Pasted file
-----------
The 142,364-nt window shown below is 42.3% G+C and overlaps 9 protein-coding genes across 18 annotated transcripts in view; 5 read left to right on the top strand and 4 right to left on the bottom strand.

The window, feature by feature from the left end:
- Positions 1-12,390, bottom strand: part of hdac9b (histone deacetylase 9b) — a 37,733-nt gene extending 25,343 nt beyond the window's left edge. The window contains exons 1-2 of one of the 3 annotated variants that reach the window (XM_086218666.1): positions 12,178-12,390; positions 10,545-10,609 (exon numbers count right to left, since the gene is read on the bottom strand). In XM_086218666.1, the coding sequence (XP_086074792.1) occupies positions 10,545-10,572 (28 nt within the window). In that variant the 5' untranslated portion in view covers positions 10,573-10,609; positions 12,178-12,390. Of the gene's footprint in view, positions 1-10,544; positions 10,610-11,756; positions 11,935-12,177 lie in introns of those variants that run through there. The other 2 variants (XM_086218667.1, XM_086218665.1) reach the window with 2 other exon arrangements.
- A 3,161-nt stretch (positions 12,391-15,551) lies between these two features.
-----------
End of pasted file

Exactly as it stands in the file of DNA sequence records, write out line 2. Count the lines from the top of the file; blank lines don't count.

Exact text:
The window, feature by feature from the left end: